But the modern-day marketer is so lucky! We have a s&%* ton of martech tools to remove the complexity from our lives (more than 8,000, if you check out Scott Brinker’s Marketing Landscape infographic).
Now, let’s talk about how each one can improve sales and marketing alignment.
The preeminent martech to help close the sales and marketing gap is a high-impact CRM platform and marketing automation. Used together, they can help sales and marketing teams transform good intentions of collaboration into reality.
Other tools in your stack can contribute to alignment as well, such as content management systems, ABM solutions and email and social media campaign tracking apps.
CRM and automation: Achieve collaboration and efficiency
Here’s a look at specific sales v. marketing challenges a well-deployed CRM with integrated automation tools can solve.
Lead hand-off strategy. Ineffective lead handoff makes for nasty bottlenecks in the sales pipeline. Automation tools integrated with the CRM can help solve some of the most common issues, like identifying sales-ready leads and the type of outreach that makes the most sense. With lead scoring capabilities, your teams can assign values to various attributes like source, engagements and behaviors, and the system will automatically rank leads. This helps ensure timely, on-point response to qualified leads and eliminates the manual effort of evaluating leads by hand.
Multi-channel orchestration. Remember, it’s no longer okay to hand a lead off to sales and move on. We need that back-and-forth approach. Timing outreach so that sales and marketing don’t bump into each other and piss off the customer is pretty crucial.
CRM platforms can track the history of customer engagement so that marketing and sales know exactly what type of outreach has been performed and at what stage. Marketing automation workflows can be set to support well-orchestrated timing, with customer behavior (e.g., form fill requesting access to a gated asset, request for a demo, opt-in for an e-newsletter) triggering an alert to the appropriate rep or marketer. This eliminates guesswork and ensures the customer is getting info that’s not too much, too little, too soon, or too late.
For example, in response to a landing page form-fill requesting more information, marketing might send an email reinforcing the product or service value prop. Sales receives an automatic notification to follow up with personal outreach. Then, depending on that outcome, it’s either back to marketing to conduct further nurturing, or maybe the sales rep keeps ownership but gets behind-the-scenes support from marketing in the form of customized content.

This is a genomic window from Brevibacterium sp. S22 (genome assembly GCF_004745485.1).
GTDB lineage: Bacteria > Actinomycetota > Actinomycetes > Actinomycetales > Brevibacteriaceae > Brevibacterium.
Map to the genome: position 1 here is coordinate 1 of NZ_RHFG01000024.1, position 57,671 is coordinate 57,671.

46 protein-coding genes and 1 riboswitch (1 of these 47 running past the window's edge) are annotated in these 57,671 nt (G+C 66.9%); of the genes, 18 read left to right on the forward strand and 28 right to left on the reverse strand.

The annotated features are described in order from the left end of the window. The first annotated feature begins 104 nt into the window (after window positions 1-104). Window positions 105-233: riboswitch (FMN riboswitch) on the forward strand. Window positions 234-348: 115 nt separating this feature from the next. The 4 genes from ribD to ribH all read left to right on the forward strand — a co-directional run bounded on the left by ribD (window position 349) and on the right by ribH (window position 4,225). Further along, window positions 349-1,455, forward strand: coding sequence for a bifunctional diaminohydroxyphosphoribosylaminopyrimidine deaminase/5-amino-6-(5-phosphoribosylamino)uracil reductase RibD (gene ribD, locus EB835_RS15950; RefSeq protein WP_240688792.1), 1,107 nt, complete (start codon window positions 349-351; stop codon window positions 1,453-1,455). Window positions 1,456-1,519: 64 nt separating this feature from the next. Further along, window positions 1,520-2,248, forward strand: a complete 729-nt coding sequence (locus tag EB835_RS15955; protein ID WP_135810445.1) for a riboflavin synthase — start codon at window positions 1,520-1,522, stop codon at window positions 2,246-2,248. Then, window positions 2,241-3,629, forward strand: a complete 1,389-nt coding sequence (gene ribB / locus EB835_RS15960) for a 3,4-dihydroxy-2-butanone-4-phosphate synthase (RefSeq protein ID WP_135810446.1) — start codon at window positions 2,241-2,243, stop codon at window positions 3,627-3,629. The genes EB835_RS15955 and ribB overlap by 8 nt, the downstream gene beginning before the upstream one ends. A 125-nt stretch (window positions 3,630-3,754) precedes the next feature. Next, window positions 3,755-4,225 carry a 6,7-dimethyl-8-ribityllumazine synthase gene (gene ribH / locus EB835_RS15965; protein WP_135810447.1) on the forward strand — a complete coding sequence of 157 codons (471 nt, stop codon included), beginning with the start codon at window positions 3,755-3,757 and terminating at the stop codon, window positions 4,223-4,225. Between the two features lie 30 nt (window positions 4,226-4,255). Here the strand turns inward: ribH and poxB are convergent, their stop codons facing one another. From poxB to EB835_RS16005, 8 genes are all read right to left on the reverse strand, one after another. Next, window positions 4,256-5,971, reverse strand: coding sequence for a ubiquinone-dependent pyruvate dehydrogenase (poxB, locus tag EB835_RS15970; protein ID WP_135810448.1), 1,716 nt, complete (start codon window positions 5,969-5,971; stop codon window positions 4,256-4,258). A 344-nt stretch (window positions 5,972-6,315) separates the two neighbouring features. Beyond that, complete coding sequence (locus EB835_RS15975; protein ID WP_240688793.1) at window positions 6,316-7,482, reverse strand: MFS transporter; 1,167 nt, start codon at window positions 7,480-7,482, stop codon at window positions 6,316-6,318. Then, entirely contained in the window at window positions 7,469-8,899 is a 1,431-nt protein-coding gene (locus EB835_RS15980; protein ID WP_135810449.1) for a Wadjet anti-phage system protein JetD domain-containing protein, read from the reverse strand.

You’re getting the gist, right? It’s a game of back-and-forth, with both teams involved the whole way through. And the best way to do this in a way that makes sense for the customer is by tracking every touch in the CRM and setting automated workflows for messaging that fits together seamlessly.
Tying marketing efforts to sales revenue. Tracking the entire process in the CRM positions marketers to quantify the value of marketing activities in relation to how they’re directly contributing to sales revenue. For example, you can track metrics like marketing-qualified leads that become sales-accepted leads, and then revenue generated from those SALs that convert.
How industry leaders are elevating sales and marketing integration
Big-name players in the martech space are adding capabilities and functionality to support sales and marketing integration.
HubSpot, for example, has built its entire suite to include sales and marketing on the same platform. Salesforce acquired marketing automation solution Pardot to integrate marketing into its CRM software platform.
Other marketing-specific tech like automation solution Marketo and campaign management SaaS Oracle Eloqua are prebuilt to integrate with various leading CRM platforms.
There’s never gonna be a one-size-fits all when it comes to choosing the right martech to support sales and marketing alignment. Remember the basics: get together first and do the manual work with input from both departments. Then, together, evaluate and choose tech that supports agreed-upon goals and processes – never the other way around.
Here’s to duets over solos, staying ‘N sync and not veering off onto dead-end Backstreets…and I’ll stop now. Go get your alignment on, friends!